an exercise in miscellany

Archive for May, 2012|Monthly archive page

Operation Argus

In history, operations and projects on May 1, 2012 at 3:07 pm

Operation Argus was a series of nuclear weapons tests and missile tests secretly conducted during August and September 1958 over the South Atlantic Ocean by the United States’ Defense Nuclear Agency, in conjunction with the Explorer 4 space mission. Operation Argus was conducted between the nuclear test series Operation Hardtack I and Operation Hardtack II. Contractors from Lockheed Aircraft Corporation as well as a few personnel and contractors from the U.S. Atomic Energy Commission were on hand as well. The time frame for Argus was substantially expedited due to the instability of the political environment, i.e. forthcoming bans on atmospheric and exoatmospheric testing. Consequently, the tests were conducted within a mere half year of conception (whereas “normal” testing took one to two years).

via Operation Argus

List of Artificial Radiation Belts

In history, science & nature on May 1, 2012 at 3:06 pm

Artificial radiation belts are radiation belts that have been created by high altitude nuclear explosions.

List of Artificial Radiation Belts
Explosion Location Date Yield (approximate) Altitude (km) Nation of Origin
Hardtack Teak Johnston Island (Pacific) 1958-08-01 3.8 megatons 76.8 United States
Hardtack Orange Johnston Island (Pacific) 1958-08-12 3.8 megatons 43 United States
Argus I South Atlantic 1958-08-27 1-2 kilotons 200 United States
Argus II South Atlantic 1958-08-30 1-2 kilotons 256 United States
Argus III South Atlantic 1958-09-06 1-2 kilotons 539 United States
Starfish Prime Johnston Island (Pacific) 1962-07-09 1.4 megatons 400 United States
K-3 Kazakhstan 1962-10-22 300 kilotons 290 USSR
K-4 Kazakhstan 1962-10-28 300 kilotons 150 USSR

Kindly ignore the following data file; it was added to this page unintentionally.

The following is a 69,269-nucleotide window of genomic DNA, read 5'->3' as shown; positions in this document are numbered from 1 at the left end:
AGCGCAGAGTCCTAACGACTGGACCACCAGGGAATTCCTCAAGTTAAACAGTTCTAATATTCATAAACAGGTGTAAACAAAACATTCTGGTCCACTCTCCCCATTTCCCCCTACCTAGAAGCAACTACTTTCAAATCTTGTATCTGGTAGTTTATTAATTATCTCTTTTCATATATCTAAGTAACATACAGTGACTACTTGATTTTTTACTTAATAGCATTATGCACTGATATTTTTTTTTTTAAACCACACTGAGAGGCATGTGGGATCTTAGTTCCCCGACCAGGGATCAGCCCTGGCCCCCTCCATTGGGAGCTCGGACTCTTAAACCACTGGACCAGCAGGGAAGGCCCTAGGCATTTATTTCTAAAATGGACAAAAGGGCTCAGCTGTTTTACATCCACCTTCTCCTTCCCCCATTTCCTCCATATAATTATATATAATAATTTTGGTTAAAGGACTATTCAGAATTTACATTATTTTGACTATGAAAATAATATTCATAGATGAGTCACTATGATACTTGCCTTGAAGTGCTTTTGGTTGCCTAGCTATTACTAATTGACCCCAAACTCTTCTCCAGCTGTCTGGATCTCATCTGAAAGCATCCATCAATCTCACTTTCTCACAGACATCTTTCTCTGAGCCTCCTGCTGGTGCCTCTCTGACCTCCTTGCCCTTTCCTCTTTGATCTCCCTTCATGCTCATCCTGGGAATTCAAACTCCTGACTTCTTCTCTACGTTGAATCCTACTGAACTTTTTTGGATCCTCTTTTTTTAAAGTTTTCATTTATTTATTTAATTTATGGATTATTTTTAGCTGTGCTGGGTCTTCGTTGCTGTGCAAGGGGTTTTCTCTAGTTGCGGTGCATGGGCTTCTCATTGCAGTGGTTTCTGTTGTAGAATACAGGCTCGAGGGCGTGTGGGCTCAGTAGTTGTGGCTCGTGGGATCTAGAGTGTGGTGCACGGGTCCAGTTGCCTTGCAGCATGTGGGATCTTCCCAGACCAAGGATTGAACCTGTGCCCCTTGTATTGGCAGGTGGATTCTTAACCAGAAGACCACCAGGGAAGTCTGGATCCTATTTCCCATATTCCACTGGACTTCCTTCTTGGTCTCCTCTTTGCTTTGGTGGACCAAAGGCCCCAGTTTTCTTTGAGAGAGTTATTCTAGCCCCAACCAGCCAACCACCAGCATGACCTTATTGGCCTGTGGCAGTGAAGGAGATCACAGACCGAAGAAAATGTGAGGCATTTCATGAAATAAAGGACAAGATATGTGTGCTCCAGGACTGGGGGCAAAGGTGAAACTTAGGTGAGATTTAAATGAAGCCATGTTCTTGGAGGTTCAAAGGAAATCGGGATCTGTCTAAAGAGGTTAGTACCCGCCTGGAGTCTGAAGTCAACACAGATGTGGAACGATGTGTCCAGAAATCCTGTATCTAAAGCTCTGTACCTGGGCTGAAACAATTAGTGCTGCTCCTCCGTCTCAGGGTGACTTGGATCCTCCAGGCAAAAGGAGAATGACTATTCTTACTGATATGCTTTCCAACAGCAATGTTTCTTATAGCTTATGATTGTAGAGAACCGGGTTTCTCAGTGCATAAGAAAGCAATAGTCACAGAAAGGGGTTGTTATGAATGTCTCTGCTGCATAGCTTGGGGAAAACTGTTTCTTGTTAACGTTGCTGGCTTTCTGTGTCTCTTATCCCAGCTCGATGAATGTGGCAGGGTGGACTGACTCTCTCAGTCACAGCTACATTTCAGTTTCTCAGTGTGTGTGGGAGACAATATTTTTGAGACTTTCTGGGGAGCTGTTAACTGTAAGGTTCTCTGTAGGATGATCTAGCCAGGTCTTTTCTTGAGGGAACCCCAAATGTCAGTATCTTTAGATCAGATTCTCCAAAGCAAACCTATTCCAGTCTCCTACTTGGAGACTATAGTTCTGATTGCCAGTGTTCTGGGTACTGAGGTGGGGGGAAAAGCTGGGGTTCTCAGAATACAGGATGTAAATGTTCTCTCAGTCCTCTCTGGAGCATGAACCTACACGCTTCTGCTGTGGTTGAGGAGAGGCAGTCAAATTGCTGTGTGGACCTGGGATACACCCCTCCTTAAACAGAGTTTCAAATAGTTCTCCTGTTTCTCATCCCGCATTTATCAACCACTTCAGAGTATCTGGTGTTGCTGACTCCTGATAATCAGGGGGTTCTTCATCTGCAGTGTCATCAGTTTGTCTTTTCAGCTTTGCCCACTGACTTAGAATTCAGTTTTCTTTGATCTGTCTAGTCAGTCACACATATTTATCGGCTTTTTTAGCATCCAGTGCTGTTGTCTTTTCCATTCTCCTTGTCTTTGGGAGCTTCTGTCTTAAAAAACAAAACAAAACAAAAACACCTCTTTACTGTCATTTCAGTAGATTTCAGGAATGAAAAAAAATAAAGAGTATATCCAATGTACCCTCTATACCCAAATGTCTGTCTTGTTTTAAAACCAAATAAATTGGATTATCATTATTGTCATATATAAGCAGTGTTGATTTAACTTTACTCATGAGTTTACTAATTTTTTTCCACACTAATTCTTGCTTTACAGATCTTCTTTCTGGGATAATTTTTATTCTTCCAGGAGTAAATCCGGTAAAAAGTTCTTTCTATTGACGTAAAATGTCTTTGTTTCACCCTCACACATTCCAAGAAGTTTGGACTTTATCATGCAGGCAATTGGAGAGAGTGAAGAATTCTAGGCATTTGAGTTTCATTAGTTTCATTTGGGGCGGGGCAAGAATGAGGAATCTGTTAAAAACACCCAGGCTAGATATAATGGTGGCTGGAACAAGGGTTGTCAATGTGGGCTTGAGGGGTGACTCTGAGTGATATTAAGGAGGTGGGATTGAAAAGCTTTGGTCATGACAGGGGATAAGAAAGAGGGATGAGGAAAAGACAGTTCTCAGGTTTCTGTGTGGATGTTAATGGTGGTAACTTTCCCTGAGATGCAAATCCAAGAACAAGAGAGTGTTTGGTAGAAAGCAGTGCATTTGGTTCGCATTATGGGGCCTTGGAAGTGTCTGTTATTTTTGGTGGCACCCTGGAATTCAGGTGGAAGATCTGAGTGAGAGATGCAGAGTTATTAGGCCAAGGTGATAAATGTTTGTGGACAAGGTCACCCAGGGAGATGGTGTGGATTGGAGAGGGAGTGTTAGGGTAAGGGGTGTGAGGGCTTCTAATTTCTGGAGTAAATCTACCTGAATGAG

K-5 Kazakhstan 1962-11-01 300 kilotons 59 USSR

The table above only lists those high-altitude nuclear explosions for which a reference exists in the open (unclassified) English-language scientific literature to persistent artificial radiation belts resulting from the explosion.

The Starfish Prime radiation belt had, by far, the greatest intensity and duration of any of the artificial radiation belts.

The Starfish Prime radiation belt damaged the United States satellites Ariel 1, Traac, Transit 4B, Injun I and Telstar I.  It also damaged the Soviet satellite Cosmos V.  All of these satellites failed completely within several months of the Starfish detonation

via Artificial Radiation Belts

Project Thor

In operations and projects, wild card on May 1, 2012 at 3:05 pm

Project Thor is an idea for a weapons system that launches kinetic projectiles from Earth’s orbit to damage targets on the ground. Jerry Pournelle originated the concept while working in operations research at Boeing in the 1950s before becoming a science-fiction writer.

The most described system is “an orbiting tungsten telephone pole with small fins and a computer in the back for guidance”. The weapon can be down-scaled, an orbiting “crowbar” rather than a pole.The system described in the 2003 United States Air Force (USAF) report was that of 20-foot-long (6.1 m), 1-foot-diameter (0.30 m) tungsten rods, that are satellite controlled, and have global strike capability, with impact speeds of Mach 10.

via Kinetic Bombardment